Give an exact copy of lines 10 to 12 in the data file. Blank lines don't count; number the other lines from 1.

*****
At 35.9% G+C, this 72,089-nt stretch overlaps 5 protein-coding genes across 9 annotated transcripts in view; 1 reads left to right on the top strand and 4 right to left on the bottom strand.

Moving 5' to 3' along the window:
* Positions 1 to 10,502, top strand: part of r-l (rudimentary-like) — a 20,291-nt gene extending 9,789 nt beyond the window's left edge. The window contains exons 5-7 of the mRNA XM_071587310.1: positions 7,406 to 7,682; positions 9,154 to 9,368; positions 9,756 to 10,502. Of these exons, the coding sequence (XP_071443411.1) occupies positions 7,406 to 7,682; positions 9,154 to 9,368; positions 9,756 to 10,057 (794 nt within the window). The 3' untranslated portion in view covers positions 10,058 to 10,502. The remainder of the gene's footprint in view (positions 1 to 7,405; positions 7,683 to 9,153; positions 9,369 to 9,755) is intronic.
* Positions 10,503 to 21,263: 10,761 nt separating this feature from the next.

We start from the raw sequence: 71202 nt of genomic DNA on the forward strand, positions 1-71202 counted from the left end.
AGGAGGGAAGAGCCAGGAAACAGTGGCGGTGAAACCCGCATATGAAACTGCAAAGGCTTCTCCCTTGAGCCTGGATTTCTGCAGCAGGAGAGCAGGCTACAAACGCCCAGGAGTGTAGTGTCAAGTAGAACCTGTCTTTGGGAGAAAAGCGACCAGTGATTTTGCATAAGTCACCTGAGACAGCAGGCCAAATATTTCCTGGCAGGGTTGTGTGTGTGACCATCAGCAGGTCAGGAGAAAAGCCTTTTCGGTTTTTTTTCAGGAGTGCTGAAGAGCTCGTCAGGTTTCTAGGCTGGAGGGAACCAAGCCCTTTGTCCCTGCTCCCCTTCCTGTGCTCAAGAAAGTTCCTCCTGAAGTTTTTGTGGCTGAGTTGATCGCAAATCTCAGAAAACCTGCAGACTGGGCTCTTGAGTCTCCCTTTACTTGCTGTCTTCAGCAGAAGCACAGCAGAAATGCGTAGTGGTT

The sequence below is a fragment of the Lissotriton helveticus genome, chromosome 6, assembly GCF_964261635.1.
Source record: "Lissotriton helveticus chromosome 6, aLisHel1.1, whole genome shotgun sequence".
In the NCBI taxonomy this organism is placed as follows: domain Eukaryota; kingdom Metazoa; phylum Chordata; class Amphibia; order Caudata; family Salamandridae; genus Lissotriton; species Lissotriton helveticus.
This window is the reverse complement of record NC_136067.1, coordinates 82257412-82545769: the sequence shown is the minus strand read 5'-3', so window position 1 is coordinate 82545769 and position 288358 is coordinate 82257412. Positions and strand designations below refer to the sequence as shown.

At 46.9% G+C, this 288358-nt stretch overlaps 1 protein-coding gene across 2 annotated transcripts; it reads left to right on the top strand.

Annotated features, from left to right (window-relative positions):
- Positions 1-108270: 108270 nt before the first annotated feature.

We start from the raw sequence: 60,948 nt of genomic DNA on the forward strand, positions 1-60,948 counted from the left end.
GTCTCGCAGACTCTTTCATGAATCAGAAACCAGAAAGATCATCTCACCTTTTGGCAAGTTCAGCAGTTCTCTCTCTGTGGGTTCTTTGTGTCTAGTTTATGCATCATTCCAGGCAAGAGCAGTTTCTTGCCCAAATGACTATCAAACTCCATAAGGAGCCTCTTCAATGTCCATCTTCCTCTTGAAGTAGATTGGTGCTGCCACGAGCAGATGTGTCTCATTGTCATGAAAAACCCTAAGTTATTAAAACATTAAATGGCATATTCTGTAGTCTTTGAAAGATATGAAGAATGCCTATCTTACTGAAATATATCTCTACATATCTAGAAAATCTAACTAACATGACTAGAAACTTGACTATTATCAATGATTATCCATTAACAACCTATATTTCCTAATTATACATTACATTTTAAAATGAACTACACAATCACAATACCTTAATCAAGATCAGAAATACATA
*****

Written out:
This window is the reverse complement of record NC_136067.1, coordinates 82257412-82545769: the sequence shown is the minus strand read 5'-3', so window position 1 is coordinate 82545769 and position 288358 is coordinate 82257412. Positions and strand designations below refer to the sequence as shown.

At 46.9% G+C, this 288358-nt stretch overlaps 1 protein-coding gene across 2 annotated transcripts; it reads left to right on the top strand.

Annotated features, from left to right (window-relative positions):